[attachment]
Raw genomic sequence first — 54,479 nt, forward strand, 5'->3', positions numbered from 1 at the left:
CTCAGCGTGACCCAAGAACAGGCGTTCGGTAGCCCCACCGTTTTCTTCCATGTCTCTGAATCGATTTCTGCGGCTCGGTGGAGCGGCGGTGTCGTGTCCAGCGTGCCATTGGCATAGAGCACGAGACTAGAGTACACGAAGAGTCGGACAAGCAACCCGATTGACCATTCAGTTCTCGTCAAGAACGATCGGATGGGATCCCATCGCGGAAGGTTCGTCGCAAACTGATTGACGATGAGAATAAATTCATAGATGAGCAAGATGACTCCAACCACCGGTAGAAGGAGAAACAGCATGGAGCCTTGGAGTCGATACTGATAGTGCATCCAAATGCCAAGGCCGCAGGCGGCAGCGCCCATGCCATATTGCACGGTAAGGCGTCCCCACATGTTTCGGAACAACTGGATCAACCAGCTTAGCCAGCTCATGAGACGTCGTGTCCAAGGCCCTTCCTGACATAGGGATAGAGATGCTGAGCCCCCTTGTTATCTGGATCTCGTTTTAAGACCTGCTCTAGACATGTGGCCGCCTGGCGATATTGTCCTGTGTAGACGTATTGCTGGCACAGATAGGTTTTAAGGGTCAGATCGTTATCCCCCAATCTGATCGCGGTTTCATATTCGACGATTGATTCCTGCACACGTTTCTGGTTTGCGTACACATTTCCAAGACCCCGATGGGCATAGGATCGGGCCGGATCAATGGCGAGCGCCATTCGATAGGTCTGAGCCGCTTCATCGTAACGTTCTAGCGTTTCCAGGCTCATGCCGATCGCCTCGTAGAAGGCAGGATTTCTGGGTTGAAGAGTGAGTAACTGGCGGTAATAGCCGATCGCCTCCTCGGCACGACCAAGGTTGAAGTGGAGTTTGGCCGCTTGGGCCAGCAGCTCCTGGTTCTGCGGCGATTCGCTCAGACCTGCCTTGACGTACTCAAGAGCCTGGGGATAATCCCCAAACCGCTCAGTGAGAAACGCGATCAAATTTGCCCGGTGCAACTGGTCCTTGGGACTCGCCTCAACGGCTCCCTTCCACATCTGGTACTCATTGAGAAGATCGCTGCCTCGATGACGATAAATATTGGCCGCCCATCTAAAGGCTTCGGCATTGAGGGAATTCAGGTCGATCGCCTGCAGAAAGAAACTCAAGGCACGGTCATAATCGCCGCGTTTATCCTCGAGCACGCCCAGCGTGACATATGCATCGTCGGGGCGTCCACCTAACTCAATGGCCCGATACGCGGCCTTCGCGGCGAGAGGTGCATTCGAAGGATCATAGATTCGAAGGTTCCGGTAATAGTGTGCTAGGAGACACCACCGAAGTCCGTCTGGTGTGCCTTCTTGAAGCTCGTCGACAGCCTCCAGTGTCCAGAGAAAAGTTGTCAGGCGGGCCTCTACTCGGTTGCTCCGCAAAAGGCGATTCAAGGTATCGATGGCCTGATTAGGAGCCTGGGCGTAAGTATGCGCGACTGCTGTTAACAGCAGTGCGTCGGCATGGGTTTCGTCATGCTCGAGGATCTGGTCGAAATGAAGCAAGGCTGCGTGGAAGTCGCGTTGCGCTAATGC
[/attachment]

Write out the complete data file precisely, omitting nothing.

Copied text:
Raw genomic sequence first — 54,479 nt, forward strand, 5'->3', positions numbered from 1 at the left:
CTCAGCGTGACCCAAGAACAGGCGTTCGGTAGCCCCACCGTTTTCTTCCATGTCTCTGAATCGATTTCTGCGGCTCGGTGGAGCGGCGGTGTCGTGTCCAGCGTGCCATTGGCATAGAGCACGAGACTAGAGTACACGAAGAGTCGGACAAGCAACCCGATTGACCATTCAGTTCTCGTCAAGAACGATCGGATGGGATCCCATCGCGGAAGGTTCGTCGCAAACTGATTGACGATGAGAATAAATTCATAGATGAGCAAGATGACTCCAACCACCGGTAGAAGGAGAAACAGCATGGAGCCTTGGAGTCGATACTGATAGTGCATCCAAATGCCAAGGCCGCAGGCGGCAGCGCCCATGCCATATTGCACGGTAAGGCGTCCCCACATGTTTCGGAACAACTGGATCAACCAGCTTAGCCAGCTCATGAGACGTCGTGTCCAAGGCCCTTCCTGACATAGGGATAGAGATGCTGAGCCCCCTTGTTATCTGGATCTCGTTTTAAGACCTGCTCTAGACATGTGGCCGCCTGGCGATATTGTCCTGTGTAGACGTATTGCTGGCACAGATAGGTTTTAAGGGTCAGATCGTTATCCCCCAATCTGATCGCGGTTTCATATTCGACGATTGATTCCTGCACACGTTTCTGGTTTGCGTACACATTTCCAAGACCCCGATGGGCATAGGATCGGGCCGGATCAATGGCGAGCGCCATTCGATAGGTCTGAGCCGCTTCATCGTAACGTTCTAGCGTTTCCAGGCTCATGCCGATCGCCTCGTAGAAGGCAGGATTTCTGGGTTGAAGAGTGAGTAACTGGCGGTAATAGCCGATCGCCTCCTCGGCACGACCAAGGTTGAAGTGGAGTTTGGCCGCTTGGGCCAGCAGCTCCTGGTTCTGCGGCGATTCGCTCAGACCTGCCTTGACGTACTCAAGAGCCTGGGGATAATCCCCAAACCGCTCAGTGAGAAACGCGATCAAATTTGCCCGGTGCAACTGGTCCTTGGGACTCGCCTCAACGGCTCCCTTCCACATCTGGTACTCATTGAGAAGATCGCTGCCTCGATGACGATAAATATTGGCCGCCCATCTAAAGGCTTCGGCATTGAGGGAATTCAGGTCGATCGCCTGCAGAAAGAAACTCAAGGCACGGTCATAATCGCCGCGTTTATCCTCGAGCACGCCCAGCGTGACATATGCATCGTCGGGGCGTCCACCTAACTCAATGGCCCGATACGCGGCCTTCGCGGCGAGAGGTGCATTCGAAGGATCATAGATTCGAAGGTTCCGGTAATAGTGTGCTAGGAGACACCACCGAAGTCCGTCTGGTGTGCCTTCTTGAAGCTCGTCGACAGCCTCCAGTGTCCAGAGAAAAGTTGTCAGGCGGGCCTCTACTCGGTTGCTCCGCAAAAGGCGATTCAAGGTATCGATGGCCTGATTAGGAGCCTGGGCGTAAGTATGCGCGACTGCTGTTAACAGCAGTGCGTCGGCATGGGTTTCGTCATGCTCGAGGATCTGGTCGAAATGAAGCAAGGCTGCGTGGAAGTCGCGTTGCGCTAATGC